As treatment with TomoTherapy and CyberKnife become non invasive, treatment times and therefore inpatient stays can be shortened and patients can be treated in an outpatient setting. Radiosurgery with the CyberKnife allows, for example, the re-treatment of patients who have had previous conventional radiotherapy. Those patients could not have been treated until now because of the high radiation burden on adjacent normal tissue. The highly conformal radiosurgery opens up additional treatment options for those previously irradiated patients.
8 What are the other radiation delivery system(s)? How have you positioned two innovative technologies in an existing department?
In addition to TomoTherapy and CyberKnife, the department uses two conventional LINAC systems with integrated cone beam CT, RapidArc and IMRT options. Additionally, a Novalis system (a hybrid LINAC) performs stereotactic treatments, but its use is mainly restricted to intracranial radiosurgery. Extracranial high-precision stereotactic treatments and single fraction intracranial radiosurgery are performed with the CyberKnife because of its precision.
9 Have the two innovative systems resulted in a change in the referral pattern?
The radiosurgical abilities of the CyberKnife, in combination with a highly specialised team, attract external as well as internal referrers. In general, the referrers are looking for expert treatment for their patients, regardless of technique or machine. Let me use prostate treatment as an example. Both the CyberKnife and the TomoTherapy Systems have now taken their position in the armamentarium of the radiation oncologist in a manner that is equivalent to, if not better than, other conventional radiation therapy techniques. We are seriously thinking of developing a prostate program aimed at partnering with urologists. Patients will benefit from an additional non-invasive treatment option.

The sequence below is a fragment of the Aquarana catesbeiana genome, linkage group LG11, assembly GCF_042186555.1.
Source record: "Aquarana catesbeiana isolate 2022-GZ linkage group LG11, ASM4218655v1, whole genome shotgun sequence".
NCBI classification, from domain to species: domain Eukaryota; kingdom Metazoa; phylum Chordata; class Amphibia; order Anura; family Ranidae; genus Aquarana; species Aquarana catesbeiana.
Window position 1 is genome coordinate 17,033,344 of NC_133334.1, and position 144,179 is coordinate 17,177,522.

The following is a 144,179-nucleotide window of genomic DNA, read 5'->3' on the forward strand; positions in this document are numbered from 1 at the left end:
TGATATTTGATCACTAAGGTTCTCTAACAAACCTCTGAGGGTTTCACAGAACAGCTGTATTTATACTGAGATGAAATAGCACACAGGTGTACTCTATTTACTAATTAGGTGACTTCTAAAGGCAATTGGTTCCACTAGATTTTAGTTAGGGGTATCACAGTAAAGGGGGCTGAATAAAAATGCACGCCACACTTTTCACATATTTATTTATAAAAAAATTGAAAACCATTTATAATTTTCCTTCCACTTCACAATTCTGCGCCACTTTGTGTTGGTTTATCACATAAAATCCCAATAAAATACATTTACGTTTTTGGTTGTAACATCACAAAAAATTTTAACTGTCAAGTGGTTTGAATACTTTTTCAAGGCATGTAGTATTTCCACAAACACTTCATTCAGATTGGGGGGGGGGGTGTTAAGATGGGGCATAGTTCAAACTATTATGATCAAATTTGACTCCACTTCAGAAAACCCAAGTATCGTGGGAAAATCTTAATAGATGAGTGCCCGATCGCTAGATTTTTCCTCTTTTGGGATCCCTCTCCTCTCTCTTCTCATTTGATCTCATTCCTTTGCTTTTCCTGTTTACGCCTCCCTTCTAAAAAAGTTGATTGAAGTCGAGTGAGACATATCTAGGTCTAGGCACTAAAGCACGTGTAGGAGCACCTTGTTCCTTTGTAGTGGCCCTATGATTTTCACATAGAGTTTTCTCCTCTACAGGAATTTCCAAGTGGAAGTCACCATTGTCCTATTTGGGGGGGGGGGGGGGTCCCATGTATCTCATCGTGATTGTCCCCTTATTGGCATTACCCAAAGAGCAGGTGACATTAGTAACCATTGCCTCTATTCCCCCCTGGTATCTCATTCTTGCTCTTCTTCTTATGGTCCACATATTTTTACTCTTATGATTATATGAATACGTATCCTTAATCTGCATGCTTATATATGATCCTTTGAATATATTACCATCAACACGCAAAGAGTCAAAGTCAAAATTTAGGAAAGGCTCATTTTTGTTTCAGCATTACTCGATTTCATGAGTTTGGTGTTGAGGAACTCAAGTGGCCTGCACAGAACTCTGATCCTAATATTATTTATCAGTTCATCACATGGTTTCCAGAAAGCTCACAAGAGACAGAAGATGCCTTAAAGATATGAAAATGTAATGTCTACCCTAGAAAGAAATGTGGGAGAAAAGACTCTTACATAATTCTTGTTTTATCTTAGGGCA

10 Do you think that the current reimbursement and hospital financing situations in Germany encourage the deployment of innovative technologies?
No, unfortunately not. Hospital financing is a responsibility of the German Länder. Due to the difficult financial situation of the Länder – partly caused through the economic and financial crisis in Europe – necessary investment in medical technologies and infrastructure are either postponed or simply cancelled. Therefore, we need to look into other options to finance desperately needed improvements in patient care. New medical technologies and treatment alternatives are usually not included in the existing reimbursement patterns from the point of their market access, neither for the inpatient sector nor for the outpatient sector. But policy makers in Germany have created a possibility for carers, such as the Charité, to partner with payers via integrated care contracts. Unfortunately, payers are still reluctant to negotiate such contracts due to either budget restraints or the lack of knowledge about innovative technologies such as the CyberKnife. I see a chance to move forward, though, if we all make an effort to sit down together to explain and discuss in detail the benefits that new technologies offer for patients, payers, hospitals and the system.
11 What do you believe needs to change?
Cost-intensive technologies cannot be tried and evaluated because investment in innovative techniques is insufficient.
However, the health system allows hospitals to run those treatments in an inpatient setting, but without providing adequate reimbursement. The result is that only few hospitals go down this path. Many innovative techniques allow for shorter hospital stays or even outpatient treatments, but, as these treatments are not sufficiently reimbursed, the healthcare system keeps the number of more costly inpatient treatments high.
12 Who is generally the driver of purchasing innovative medical technologies?
In most cases, the treating doctors are the drivers of new technologies. It is seldom the administration and even less often the health (insurance) system, as their biggest concern is cost control and not better treatment modalities.